Onions have a long history of human use, originating in southwestern Asia but having since been cultivated across the world. Their strong odor — actually a defense mechanism — and unique structure belie a complex internal makeup, composed of cell walls, cytoplasm, and the vacuole. As onions can be found in almost every grocery store or easily grown independently, educators tend to use them when students learn about plant biology, thanks also in part to their easily-seen cell walls.
Plant Cells and Animal Cells
Plant cells are distinct from animal cells: plant cells have rigid cell walls, rather than the more flexible cell membranes of animal cells. The cell walls are high in cellulose, a material that gives rigidity to the cell and which, when accumulated in large amounts in many cells, provides the strength and rigidity of everything from flower stems to tree trunks. Plant cells have one large vacuole — a large open area central to the cell which is used as a reservoir for water and ions, and in certain cases for storage of toxins. While animal cells may have vacuoles, they are not present as a single, large, central reservoir but as several lesser reservoirs distributed through the cell. Plant cells also have chloroplasts: these are organelles containing chlorophyll in systemic arrays to capture light and convert it to glucose.
Cell Walls Give Structure
Cell walls in plants are rigid, compared to other organisms. The cellulose present in the cell walls forms clearly defined tiles. In onion cells the tiles look very similar to rectangular bricks laid in offset runs. The rigid walls combined with water pressure within a cell provide strength and rigidity, giving plants the necessary structure to resist gravity and pressure. The cell walls and the pressure from water contained in both cytoplasm and more particularly in the vacuole are what give onion its solid substance and crisp snap.
Sandwiched between the vacuole and the cell wall is the cytosol. The cytosol is primarily water, salts and a variety of organic molecules serving various functions in relation to the cell and the greater organism. Within the cytosol are organelles: organic structures that serve as factories, communications centers and other functional elements in the management of the cell metabolism. Also floating within the cytosol are inclusions consisting of a range of elements, starches, proteins and other molecules used as building blocks for a range of functions. Also contained within the cytoplasm of the plant cell is the nucleus, containing the primary genetic material of the plant.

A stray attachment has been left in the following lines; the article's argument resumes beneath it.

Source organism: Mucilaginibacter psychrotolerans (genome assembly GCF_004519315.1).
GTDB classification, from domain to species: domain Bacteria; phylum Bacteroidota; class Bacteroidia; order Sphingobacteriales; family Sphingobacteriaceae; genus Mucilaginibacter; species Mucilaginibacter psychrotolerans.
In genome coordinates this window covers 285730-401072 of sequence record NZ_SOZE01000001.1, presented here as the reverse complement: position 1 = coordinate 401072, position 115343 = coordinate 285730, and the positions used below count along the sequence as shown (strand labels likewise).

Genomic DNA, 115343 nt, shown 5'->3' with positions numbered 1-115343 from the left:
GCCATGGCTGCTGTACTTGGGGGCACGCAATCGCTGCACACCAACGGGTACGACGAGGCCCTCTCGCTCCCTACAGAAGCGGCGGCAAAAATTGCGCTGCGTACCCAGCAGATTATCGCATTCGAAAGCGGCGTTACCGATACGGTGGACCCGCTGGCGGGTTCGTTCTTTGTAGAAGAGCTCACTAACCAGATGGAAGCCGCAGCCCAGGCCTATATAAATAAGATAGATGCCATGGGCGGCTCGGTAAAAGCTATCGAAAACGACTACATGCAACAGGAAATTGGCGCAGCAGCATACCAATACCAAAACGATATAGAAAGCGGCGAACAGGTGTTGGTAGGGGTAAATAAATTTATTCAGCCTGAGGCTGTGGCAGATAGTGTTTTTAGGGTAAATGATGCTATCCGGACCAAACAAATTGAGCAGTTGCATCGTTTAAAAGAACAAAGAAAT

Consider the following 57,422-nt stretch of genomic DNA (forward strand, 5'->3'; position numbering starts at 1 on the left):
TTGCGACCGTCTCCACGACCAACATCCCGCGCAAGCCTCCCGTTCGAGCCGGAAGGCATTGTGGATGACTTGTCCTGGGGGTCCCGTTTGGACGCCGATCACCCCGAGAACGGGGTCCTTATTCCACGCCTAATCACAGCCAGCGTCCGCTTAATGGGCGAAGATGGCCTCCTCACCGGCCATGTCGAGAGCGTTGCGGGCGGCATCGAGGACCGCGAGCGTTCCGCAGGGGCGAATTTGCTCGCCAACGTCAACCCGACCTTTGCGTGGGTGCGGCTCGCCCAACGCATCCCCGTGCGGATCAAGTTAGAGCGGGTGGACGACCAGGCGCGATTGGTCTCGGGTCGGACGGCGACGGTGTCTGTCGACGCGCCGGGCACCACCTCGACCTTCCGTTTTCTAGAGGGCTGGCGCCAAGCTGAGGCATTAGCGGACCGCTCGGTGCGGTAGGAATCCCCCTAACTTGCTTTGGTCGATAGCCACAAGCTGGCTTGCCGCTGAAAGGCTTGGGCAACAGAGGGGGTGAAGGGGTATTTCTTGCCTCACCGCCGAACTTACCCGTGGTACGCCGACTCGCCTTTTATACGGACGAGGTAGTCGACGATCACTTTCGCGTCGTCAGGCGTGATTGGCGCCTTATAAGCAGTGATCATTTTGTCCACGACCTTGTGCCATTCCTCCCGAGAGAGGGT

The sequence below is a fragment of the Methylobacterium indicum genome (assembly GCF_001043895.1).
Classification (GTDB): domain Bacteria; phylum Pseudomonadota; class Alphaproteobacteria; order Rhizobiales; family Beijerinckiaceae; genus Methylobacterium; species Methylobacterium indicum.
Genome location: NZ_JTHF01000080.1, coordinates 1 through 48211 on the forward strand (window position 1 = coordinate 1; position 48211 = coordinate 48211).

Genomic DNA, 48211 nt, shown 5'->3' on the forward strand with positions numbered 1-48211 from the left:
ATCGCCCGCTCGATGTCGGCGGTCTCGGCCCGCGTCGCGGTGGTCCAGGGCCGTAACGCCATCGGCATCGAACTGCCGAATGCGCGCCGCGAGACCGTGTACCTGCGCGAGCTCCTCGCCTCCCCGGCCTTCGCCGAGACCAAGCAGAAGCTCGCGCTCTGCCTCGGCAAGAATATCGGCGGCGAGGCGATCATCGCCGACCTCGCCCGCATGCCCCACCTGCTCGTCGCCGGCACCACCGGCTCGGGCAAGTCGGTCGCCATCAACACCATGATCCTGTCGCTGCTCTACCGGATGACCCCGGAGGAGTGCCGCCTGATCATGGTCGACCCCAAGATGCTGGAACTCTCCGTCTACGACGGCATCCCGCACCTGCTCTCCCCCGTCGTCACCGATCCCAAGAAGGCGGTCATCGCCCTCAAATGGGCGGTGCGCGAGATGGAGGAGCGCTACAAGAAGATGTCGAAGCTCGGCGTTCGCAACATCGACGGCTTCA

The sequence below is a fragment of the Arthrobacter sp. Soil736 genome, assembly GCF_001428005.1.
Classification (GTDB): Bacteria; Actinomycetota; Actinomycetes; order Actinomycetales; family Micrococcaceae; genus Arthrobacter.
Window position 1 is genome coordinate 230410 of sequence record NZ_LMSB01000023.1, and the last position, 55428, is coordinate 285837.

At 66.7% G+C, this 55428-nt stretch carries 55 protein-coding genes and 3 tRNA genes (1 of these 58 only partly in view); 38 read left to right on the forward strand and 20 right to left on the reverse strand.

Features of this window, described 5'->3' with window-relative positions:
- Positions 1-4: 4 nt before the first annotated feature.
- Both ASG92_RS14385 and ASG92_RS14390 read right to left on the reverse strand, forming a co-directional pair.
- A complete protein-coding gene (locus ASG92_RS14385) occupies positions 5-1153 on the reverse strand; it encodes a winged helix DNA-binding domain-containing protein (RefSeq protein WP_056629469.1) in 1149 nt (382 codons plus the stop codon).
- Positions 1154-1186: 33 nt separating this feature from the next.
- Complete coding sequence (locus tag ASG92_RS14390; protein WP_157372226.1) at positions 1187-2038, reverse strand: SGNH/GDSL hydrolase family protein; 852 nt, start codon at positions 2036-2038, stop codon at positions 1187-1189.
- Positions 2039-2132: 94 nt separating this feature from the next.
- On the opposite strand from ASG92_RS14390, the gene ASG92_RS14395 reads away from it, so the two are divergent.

Vacuoles contain the necessary water, ions and a range of organic molecules produced by the plant, in many cases including those for pigment, or chemicals that produce the distinctive scent or flavor of a plant. In onions, the vacuole is very large and distinct. The characteristic scent of onions is produced by the combination of flavor precursors present as organic molecules in the cytoplasm, and a secondary organic chemical, the enzyme allinase, which is contained and restricted to the vacuole of the onion. Only when the onion is damaged by cutting, bruising, the attack of insects or rodents or through some similar mechanical destruction are the precursors and the allinase combined, forming a powerful scent. Similarly, in red onions, the coloration of the onion is contained within the vacuole.
A Classic Subject for Study
Onion cells are among the most common choices for cell studies in early biology classes. Easily obtained, inexpensive, they offer samples with no difficult technique required. The thin layer of skin found on the inside of an onion scale (one layer of onion) lifts off without effort and can be wet mounted on a slide with no need for extreme skill. Likewise, the cells are large, regular, easily seen and conform very well with the standard generic elements of all plant cells. The growing tips of onion roots are similarly used as classic subjects when observing meiosis, for similar reasons of easy access and easy handling by novices. Onions, coupled with apples, potatoes and elodea leaves, are among the most reliable and useful of lab subjects when teaching new students the fundamentals of biology and the foundational skills of working in a biology lab.
About the Author
Peg Robinson's first sale was in Pocket Books' 1999 "Strange New Worlds." Her credits include award-winning "Helixsf," and "Cicada Magazine." Her novela, "Tonino and the Incubus," qualified for the 2007 Nebulas. She graduated with honors in religious studies from UCSB. She's currently in an M.A./Ph.D. program in mythological studies at Pacifica Graduate Institute.